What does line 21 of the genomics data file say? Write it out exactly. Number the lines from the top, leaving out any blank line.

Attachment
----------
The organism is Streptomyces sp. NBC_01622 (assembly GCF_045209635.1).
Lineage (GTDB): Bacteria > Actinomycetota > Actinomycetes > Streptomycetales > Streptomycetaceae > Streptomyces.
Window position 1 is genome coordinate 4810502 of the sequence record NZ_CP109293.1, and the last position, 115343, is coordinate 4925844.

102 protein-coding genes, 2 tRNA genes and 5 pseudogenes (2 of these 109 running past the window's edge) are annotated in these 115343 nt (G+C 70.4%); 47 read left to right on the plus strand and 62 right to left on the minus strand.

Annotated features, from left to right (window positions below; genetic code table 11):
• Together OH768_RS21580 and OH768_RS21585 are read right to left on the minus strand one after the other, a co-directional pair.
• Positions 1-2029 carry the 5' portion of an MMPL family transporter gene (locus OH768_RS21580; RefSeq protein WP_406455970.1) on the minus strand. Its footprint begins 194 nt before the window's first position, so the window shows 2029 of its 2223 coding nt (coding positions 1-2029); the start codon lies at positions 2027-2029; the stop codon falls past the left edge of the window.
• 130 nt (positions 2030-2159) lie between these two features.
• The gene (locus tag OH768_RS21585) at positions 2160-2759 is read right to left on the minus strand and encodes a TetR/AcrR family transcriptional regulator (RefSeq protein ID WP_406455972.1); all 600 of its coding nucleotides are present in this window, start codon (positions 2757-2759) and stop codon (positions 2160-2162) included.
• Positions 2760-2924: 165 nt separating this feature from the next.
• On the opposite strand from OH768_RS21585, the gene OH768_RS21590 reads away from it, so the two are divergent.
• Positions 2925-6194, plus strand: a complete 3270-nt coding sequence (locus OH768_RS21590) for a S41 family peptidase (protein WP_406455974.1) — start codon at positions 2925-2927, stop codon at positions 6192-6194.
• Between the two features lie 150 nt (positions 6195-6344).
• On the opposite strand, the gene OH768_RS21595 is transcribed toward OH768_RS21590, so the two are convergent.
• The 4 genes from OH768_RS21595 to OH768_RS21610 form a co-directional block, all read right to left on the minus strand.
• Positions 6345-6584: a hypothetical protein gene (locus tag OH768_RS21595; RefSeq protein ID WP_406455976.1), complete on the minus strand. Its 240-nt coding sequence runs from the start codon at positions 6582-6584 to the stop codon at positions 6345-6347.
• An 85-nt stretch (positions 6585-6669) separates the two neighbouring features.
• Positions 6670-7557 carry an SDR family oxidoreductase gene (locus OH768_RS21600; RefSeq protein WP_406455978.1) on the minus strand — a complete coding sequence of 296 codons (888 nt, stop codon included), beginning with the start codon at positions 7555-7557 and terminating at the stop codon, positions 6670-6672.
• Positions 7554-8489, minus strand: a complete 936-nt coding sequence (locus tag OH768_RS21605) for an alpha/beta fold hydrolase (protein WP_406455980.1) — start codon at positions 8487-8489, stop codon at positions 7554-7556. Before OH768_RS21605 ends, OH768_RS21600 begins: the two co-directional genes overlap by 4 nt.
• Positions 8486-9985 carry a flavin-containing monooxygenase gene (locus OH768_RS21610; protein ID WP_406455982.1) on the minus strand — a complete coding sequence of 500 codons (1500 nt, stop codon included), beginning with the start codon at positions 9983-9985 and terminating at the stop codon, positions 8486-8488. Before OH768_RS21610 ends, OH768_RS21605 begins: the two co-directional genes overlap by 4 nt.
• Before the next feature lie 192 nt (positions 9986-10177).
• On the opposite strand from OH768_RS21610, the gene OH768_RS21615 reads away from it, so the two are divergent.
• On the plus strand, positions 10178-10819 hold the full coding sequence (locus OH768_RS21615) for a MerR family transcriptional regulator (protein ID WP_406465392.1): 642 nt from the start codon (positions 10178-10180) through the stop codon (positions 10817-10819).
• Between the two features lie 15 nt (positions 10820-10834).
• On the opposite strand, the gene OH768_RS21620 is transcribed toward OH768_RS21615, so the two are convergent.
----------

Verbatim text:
• Before the next feature lie 192 nt (positions 9986-10177).